- For menopausal women requiring treatment of osteoporosis in combination with treatment for vasomotor symptoms, hormone therapy can be used as first-line therapy for prevention of hip, nonvertebral and vertebral fractures.
- For menopausal women intolerant of first-line therapies, calcitonin or etidronate can be considered for prevention of vertebral fractures.
- For men requiring treatment of osteoporosis, alendronate, risedronate and zoledronic acid can be used as first-line therapies for prevention of fractures.
- Testosterone is not recommended for the treatment of osteoporosis in men.
- The potential benefits and risks of the prescribed agents should be discussed before therapy is initiated, to support informed decision-making.
- For individuals over age 50 who are on long-term glucocorticoid therapy (≥ three months cumulative therapy during the preceding year at a prednisone-equivalent dose ≥ 7.5 mg daily), a bisphosphonate (alendronate, risedronate, zoledronic acid) should be initiated at the outset and should be continued for at least the duration of the glucocorticoid therapy.
- Teriparatide should be considered for those at high risk for fracture who are taking glucocorticoids (≥ three months cumulative therapy during the preceding year at a prednisone-equivalent dose ≥ 7.5 mg daily).
- For long-term glucocorticoid users who are intolerant of first-line therapies, calcitonin or etidronate may be considered for preventing loss of bone mineral density.
- Women who are taking aromatase inhibitors and men who are undergoing androgen-deprivation therapy should be assessed for fracture risk, and osteoporosis therapy to prevent fractures should be considered.
How should I manage patients at risk of fracture?
- Initiation of pharmacologic treatment for osteoporosis should be predicated on an assessment of absolute fracture risk by means of a validated fracture prediction tool.
How should I manage patients at risk of fracture? High risk
- Pharmacologic therapy should be offered to patients at high absolute risk (> 20% probability for major osteoporotic fracture over 10 years).
- Individuals over age 50 who have had a fragility fracture of the hip or vertebra and those who have had more than one fragility fracture are at high risk for future fractures, and such individuals should be offered pharmacologic therapy.
How should I manage patients at risk of fracture? Moderate risk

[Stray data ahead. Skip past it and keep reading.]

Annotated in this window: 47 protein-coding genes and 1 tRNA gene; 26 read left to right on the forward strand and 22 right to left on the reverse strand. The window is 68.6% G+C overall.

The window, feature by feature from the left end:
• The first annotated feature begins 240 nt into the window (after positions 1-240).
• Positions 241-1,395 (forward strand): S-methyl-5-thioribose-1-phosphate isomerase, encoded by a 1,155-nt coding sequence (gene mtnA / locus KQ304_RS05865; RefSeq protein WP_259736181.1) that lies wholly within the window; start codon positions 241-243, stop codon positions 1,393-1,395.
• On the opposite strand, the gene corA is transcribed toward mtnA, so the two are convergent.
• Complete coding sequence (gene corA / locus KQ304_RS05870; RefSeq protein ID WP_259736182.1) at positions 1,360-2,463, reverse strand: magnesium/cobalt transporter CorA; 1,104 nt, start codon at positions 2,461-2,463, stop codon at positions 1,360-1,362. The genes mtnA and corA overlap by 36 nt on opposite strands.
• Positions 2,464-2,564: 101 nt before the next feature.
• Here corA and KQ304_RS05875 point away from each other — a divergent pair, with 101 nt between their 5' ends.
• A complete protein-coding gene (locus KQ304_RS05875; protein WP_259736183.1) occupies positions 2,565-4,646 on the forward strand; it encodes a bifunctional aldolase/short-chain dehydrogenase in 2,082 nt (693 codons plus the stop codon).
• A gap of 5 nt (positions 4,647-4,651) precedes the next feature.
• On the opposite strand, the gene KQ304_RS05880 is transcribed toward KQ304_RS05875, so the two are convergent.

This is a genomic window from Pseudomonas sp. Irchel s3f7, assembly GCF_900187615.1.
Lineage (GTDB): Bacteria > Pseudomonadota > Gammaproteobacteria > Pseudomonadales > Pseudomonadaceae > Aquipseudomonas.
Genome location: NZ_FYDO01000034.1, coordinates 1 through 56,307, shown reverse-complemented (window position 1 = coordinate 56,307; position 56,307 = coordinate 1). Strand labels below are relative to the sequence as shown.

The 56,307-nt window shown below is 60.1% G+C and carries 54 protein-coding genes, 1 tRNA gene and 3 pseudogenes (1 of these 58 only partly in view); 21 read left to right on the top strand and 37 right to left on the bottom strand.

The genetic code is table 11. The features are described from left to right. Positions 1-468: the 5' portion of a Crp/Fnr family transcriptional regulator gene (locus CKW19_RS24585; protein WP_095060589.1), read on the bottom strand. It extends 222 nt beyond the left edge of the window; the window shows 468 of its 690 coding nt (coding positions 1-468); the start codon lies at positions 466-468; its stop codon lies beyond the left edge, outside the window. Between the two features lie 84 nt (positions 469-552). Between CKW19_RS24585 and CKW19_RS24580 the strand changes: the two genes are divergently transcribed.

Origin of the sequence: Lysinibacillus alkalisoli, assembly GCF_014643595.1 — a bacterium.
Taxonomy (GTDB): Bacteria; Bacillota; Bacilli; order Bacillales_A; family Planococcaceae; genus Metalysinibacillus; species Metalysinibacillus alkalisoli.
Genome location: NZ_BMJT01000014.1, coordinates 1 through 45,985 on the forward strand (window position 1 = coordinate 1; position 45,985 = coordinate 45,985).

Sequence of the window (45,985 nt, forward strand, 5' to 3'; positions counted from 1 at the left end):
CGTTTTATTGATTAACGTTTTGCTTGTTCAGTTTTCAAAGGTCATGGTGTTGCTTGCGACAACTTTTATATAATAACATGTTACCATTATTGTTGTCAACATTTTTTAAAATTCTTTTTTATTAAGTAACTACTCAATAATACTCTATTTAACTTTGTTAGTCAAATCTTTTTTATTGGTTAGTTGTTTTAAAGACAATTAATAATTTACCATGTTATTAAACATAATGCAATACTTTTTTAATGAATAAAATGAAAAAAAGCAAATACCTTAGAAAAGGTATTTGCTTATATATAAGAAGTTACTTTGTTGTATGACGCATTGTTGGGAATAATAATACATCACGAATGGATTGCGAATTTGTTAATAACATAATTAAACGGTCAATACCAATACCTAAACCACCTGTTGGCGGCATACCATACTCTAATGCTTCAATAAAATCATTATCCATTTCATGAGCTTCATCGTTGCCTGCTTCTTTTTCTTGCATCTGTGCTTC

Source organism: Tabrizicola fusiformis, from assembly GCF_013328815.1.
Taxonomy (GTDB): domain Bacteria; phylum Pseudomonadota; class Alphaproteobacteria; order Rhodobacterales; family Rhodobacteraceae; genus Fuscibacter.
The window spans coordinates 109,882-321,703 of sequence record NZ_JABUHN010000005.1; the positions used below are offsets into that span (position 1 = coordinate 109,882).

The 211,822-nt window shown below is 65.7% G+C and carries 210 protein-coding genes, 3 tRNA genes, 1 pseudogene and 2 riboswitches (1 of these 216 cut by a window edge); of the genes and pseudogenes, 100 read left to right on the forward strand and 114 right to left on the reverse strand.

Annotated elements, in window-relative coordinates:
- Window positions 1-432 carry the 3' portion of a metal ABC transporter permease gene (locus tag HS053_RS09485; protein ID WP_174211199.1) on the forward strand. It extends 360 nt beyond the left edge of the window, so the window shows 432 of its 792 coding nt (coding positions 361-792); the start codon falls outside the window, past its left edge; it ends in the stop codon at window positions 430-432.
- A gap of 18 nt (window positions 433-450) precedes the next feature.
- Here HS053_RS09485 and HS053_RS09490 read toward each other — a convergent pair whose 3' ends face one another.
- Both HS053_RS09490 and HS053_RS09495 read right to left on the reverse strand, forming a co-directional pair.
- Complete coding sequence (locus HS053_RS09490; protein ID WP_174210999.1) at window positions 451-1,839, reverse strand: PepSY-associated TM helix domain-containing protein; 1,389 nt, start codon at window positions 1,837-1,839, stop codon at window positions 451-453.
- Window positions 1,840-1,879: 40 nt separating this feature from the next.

- For those at moderate risk of fracture, patient preference and additional risk factors (Appendix 1) should be used to guide pharmacologic therapy.
How should I manage patients at risk of fracture? Low risk
- For patients with a low risk of fracture, pharmacologic therapy is not usually required.
When should I stop or use combination therapy?
- Individuals at high risk for fracture should continue osteoporosis therapy without a drug holiday.
- Clinicians should avoid simultaneously prescribing more than one antiresorptive agent for fracture reduction.
- Following a fragility fracture, an educational initiative should be targeted at both the patient and the primary care physician.
- Case management is recommended as an effective approach to postfracture care, to improve both the diagnosis and the management of osteoporosis.
- Point-of-care tools and other targeted strategies are recommended to support the implementation of osteoporosis guidelines in clinical practice.
- Papaioannou A, Morin S, Cheung AM, Atkinson S, Brown JP, Feldman S, et al.; Scientific Advisory Council of Osteoporosis Canada. 2010 clinical practice guidelines for the diagnosis and management of osteoporosis in Canada: summary. CMAJ. 2010;182(17):1864–1873.
- Papaioannou A, Morin S, Cheung AM, Atkinson S, Brown JP, Feldman S et al.; Scientific Advisory Council of Osteoporosis Canada. 2010 clinical practice guidelines for the diagnosis and management of osteoporosis in Canada. Appendix 1: Background materials for 2010 clinical practice guidelines for the diagnosis and management of osteoporosis in Canada. CMAJ. 2010;182(17):1864–1873. 213. Available at: <http://www.cmaj.ca/content/suppl/2010/10/12/cmaj.100771.DC1/App_1_ Jul_14_2011.doc.pdf>. Accessed 2013 Nov 13.
- MacLean C, Newberry S, Maglione M, McMahon M, Ranganath V, Suttorp M, et al. Systematic review: comparative effectiveness of treatments to prevent fractures in men and women with low bone density or osteoporosis. Ann Intern Med. 2008;148(3):197–213.
- Meltzer S, Leiter L, Daneman D, Gerstein HC, Lau D, Ludwig S, et al. 1998 clinical practice guidelines for the management of diabetes in Canada. CMAJ. 1998;159 Suppl 8:S1–S29.